HONG KONG—Lennon Walls seem to be popping up everywhere in Hong Kong across tunnels and train stations.
“Here, and everywhere in 18 districts in Hong Kong, it lets the people [have] freedom of expression,” a Lennon Wall volunteer giving only her first name, Francis, told NTD.
Now, the Lennon Wall—a wall full of memos, sticky notes, and posters with pro-freedom art and messages—represents a monument to free speech and non-violent war against communist regimes.
Many younger people take the time to volunteer at the walls, mainly putting the posters and sticky-notes back up after they’ve been torn down, to contribute what they can to the pro-democracy effort without having to go to the front-lines of the protests.
“We are angry, we’re enraged, because some of the people cannot go up to the front line, and some elderly they wanted to help,” Francis said.
“I’m 17-years-old and I come here to voice out my mind to the Hong Kong government,” said Mabel, a student who volunteers at a Lennon Wall. “They shot the people and I feel very angry and so I come here to volunteer.”
Time after time, pro-China people and authorities tear down the posters—which feature messages like “Fight for Freedom,” “Stand with Hong Kong,” and “Democracy Now”—but Hongkongers and volunteers continue to remake them and put them back up.
“I feel like, well they tear it up and they tear it up—I don’t care,” said Hilton, another young volunteer. “As long as they keep ripping it off, I will just keep sticking it up back, back up again.
“I won’t stop them because it’s very dangerous if they do something to harm us, so I will let them do to destroy [the wall] and we will do it back,” said Mabel.
Freedom of Expression
Stationary and sticky notes are supplied for people passing by to leave a message in a memo. Pro-democracy posters and signs are also pasted and taped to the floor, walls, and ceilings of tunnels and train stations.
“For example, I walk through the tunnel and I have something I want to say, want to tell the people who walk through the tunnel,” said Mabel. “And I stay here, write something, and stick it.”
Volunteers say they have talked to those who are depressed because of the situation in Hong Kong and offer counsel.
“We have two cases in here, two females before they came to this tunnel they already had a plan to suicide, to kill themselves,” said Francis. “But before, they walk down this tunnel and they look at each memo and they see the warm feeling.”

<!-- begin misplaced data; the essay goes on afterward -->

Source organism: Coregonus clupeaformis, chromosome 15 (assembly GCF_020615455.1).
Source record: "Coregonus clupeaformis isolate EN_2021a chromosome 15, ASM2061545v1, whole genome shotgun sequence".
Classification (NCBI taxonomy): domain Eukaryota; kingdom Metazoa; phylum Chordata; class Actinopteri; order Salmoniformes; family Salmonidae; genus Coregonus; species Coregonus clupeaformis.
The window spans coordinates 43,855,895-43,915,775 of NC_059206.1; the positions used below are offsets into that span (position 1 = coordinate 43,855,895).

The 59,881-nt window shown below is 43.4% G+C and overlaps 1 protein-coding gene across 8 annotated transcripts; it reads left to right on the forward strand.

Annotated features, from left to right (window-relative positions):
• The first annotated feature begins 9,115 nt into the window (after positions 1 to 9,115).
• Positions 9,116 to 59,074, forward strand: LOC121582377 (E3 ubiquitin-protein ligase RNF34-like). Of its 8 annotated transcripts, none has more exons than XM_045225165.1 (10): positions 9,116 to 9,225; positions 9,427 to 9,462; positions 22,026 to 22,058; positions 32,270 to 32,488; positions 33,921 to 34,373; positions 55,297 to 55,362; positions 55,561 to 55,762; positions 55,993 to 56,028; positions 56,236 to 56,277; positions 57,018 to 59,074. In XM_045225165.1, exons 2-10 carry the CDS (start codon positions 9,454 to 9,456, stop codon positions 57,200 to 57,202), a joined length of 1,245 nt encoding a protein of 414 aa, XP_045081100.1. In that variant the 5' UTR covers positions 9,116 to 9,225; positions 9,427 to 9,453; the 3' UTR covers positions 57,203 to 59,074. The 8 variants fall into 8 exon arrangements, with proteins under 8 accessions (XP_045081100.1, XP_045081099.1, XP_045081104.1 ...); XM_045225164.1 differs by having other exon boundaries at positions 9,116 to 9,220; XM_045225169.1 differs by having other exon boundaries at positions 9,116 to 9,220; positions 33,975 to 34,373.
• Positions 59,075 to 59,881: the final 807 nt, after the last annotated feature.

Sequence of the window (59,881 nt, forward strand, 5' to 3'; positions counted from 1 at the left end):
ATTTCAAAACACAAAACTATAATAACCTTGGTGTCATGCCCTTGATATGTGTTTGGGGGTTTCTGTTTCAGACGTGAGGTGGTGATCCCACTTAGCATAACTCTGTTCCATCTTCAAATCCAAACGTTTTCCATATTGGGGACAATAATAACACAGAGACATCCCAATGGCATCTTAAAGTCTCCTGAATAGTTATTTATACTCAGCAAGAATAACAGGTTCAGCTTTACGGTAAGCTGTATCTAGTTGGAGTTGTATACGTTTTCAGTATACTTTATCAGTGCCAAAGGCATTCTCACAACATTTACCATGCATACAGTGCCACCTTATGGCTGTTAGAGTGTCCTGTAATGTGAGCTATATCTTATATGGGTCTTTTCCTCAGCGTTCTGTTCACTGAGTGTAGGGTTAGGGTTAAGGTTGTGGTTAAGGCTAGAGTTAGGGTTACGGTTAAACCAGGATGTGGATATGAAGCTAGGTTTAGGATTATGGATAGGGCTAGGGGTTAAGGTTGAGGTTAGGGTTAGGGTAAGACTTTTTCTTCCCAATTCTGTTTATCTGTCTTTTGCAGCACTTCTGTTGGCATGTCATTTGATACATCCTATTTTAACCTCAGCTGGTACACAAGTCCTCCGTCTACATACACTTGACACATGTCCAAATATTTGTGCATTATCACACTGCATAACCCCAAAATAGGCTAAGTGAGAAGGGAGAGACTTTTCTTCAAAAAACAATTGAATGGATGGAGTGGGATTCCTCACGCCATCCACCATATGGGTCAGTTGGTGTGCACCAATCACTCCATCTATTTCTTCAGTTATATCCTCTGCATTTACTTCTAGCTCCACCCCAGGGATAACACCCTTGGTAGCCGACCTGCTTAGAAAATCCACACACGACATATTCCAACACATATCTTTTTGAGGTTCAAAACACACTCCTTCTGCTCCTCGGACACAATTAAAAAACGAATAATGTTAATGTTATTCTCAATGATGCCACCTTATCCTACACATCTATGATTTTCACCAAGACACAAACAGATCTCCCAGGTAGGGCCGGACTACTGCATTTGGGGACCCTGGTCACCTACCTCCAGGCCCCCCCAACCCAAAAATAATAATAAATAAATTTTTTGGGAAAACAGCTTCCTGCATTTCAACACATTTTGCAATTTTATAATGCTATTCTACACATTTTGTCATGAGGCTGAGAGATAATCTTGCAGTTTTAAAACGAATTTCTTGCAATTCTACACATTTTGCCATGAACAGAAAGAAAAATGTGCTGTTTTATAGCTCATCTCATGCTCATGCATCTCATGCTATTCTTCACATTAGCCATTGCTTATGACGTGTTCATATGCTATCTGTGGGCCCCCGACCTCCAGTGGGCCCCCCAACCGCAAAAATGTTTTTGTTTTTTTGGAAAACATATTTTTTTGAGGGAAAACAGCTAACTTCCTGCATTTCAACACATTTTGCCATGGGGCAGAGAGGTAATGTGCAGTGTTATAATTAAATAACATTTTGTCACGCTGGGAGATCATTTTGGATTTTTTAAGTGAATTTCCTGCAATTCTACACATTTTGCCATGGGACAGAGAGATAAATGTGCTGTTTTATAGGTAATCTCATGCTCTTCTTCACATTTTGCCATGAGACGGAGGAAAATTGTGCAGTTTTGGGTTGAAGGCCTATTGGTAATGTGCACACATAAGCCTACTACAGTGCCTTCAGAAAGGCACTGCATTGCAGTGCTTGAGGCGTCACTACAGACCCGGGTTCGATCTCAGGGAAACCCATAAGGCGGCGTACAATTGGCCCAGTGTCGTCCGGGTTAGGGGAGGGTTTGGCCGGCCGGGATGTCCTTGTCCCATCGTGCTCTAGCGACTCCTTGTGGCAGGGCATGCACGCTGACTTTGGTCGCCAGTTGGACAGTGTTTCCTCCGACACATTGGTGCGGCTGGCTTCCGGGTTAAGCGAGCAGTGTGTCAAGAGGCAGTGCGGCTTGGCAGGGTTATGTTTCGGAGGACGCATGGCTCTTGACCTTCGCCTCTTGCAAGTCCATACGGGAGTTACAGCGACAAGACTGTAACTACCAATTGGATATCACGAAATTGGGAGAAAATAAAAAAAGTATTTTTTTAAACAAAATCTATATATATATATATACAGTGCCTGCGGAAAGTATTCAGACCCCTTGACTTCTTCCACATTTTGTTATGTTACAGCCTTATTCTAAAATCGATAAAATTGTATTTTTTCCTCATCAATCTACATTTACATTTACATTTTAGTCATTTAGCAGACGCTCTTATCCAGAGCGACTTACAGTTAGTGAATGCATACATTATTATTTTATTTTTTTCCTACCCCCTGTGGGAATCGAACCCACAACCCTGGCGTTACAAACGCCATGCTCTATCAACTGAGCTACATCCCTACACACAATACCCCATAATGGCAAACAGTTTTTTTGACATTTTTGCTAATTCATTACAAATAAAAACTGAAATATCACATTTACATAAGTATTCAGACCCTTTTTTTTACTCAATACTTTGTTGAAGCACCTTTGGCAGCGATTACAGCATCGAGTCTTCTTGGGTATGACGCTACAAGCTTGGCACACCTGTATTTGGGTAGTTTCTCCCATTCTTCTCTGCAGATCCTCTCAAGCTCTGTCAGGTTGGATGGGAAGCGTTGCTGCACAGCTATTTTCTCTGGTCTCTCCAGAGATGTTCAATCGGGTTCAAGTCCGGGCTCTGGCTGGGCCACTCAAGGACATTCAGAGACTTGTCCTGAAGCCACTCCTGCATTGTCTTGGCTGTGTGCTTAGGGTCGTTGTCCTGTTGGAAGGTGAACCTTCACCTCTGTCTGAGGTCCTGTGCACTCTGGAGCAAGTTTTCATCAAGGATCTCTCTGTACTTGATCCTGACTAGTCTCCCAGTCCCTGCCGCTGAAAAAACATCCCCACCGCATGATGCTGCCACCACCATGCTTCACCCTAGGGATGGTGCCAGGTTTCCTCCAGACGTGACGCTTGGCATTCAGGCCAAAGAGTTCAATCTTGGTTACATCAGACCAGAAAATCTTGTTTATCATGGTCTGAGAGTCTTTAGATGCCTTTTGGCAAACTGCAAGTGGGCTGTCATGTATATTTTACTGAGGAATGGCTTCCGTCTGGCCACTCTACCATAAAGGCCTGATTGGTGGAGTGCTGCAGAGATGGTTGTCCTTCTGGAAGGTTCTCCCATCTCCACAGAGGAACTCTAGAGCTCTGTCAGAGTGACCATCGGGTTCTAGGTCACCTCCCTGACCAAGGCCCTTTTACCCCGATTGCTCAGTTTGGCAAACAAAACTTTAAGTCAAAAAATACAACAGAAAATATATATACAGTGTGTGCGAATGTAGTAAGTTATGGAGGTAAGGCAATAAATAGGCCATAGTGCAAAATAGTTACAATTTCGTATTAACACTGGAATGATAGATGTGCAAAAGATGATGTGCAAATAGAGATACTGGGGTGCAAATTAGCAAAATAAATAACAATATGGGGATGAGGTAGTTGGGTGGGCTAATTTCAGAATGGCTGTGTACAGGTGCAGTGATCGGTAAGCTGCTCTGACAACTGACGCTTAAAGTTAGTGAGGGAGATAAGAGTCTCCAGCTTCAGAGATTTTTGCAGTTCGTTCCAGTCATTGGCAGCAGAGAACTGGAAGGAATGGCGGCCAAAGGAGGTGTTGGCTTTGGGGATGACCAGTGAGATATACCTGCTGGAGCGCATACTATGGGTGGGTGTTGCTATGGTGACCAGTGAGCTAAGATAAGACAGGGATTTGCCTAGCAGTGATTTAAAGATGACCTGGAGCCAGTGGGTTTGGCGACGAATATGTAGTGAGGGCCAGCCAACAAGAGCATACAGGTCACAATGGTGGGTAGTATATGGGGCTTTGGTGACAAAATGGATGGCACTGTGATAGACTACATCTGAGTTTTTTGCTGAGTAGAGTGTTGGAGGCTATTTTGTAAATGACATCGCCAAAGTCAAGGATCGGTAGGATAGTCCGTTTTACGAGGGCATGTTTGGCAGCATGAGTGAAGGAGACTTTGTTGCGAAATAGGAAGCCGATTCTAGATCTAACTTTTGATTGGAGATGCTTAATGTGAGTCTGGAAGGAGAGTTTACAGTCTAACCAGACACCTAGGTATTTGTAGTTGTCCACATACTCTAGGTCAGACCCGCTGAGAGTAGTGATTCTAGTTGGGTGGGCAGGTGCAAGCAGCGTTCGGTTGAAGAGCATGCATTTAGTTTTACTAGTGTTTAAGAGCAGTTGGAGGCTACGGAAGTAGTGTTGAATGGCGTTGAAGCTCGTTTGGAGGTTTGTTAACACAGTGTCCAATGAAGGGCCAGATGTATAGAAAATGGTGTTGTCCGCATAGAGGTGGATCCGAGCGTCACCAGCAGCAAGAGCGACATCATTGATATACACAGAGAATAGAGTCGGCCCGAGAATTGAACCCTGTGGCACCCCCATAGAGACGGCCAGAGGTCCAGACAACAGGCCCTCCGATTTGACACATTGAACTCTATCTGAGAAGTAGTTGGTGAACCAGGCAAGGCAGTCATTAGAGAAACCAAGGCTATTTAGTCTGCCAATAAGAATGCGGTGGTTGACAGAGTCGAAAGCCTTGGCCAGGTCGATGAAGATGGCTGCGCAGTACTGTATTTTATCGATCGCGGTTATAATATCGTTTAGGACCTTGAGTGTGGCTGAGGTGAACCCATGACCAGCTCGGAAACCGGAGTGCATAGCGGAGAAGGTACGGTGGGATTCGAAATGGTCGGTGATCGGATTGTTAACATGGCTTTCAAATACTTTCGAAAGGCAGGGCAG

Francis said the girl was saved because she felt the community was like a family.
“So that day she decided not to follow her plan,” said Francis.
Cases like this make volunteers feel their role is an important form of support for the protests.
“That’s why the community of each district is very, it’s very key and essential to have the volunteer no matter how old you are, I can be a listener,” said Francis.
Last week, a 19-year-old boy was cut on the throat and stabbed in the stomach by a pro-communist man while handing out democracy fliers near a Lennon wall.
“This man is coming from mainlander, and he has a knife in his pocket,” said Francis. “Which is he has the weapon, and he has intention, and he slash, he stabbed this guy who is only 19-years-old.”
In August, a man from communist-controlled China stabbed two women for posting memos on a Lennon Wall, as well as a man who tried to intervene. One of them was left in critical condition.
The term “Lennon wall” goes back to the totalitarian era in the Czech Republic, when the pacifist youth in Prague expressed their hopes and dreams on a wall that came to be known as the “John Lennon Peace Wall.” Risking prison, youth would defy authorities to write on the wall, an act the communist police called “subversive activities against the state.”
Some say the Lennon wall in Prague helped inspire the non-violent Velvet Revolution that led to the fall of Communism in former Czechoslovakia in 1989.
While Lennon Walls aim to raise awareness and spread messages, they are also offering a form of support. For many, it’s a way to unite, and reassure each other that they are not alone.